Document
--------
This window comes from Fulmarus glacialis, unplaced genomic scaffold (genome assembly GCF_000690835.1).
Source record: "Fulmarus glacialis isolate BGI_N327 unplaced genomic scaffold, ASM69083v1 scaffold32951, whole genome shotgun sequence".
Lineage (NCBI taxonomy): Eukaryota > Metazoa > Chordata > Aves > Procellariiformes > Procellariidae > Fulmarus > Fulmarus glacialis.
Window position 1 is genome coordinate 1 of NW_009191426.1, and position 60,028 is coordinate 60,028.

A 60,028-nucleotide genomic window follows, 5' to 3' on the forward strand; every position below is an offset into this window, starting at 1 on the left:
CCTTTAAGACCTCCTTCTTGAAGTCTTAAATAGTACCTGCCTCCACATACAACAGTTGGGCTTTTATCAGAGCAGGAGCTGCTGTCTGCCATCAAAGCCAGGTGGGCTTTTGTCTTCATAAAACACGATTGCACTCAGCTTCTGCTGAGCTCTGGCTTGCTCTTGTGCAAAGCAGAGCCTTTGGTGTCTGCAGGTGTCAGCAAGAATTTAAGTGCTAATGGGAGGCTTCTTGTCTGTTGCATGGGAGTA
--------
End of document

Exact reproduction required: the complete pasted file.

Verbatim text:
This window comes from Fulmarus glacialis, unplaced genomic scaffold (genome assembly GCF_000690835.1).
Source record: "Fulmarus glacialis isolate BGI_N327 unplaced genomic scaffold, ASM69083v1 scaffold32951, whole genome shotgun sequence".
Lineage (NCBI taxonomy): Eukaryota > Metazoa > Chordata > Aves > Procellariiformes > Procellariidae > Fulmarus > Fulmarus glacialis.
Window position 1 is genome coordinate 1 of NW_009191426.1, and position 60,028 is coordinate 60,028.

A 60,028-nucleotide genomic window follows, 5' to 3' on the forward strand; every position below is an offset into this window, starting at 1 on the left:
CCTTTAAGACCTCCTTCTTGAAGTCTTAAATAGTACCTGCCTCCACATACAACAGTTGGGCTTTTATCAGAGCAGGAGCTGCTGTCTGCCATCAAAGCCAGGTGGGCTTTTGTCTTCATAAAACACGATTGCACTCAGCTTCTGCTGAGCTCTGGCTTGCTCTTGTGCAAAGCAGAGCCTTTGGTGTCTGCAGGTGTCAGCAAGAATTTAAGTGCTAATGGGAGGCTTCTTGTCTGTTGCATGGGAGTA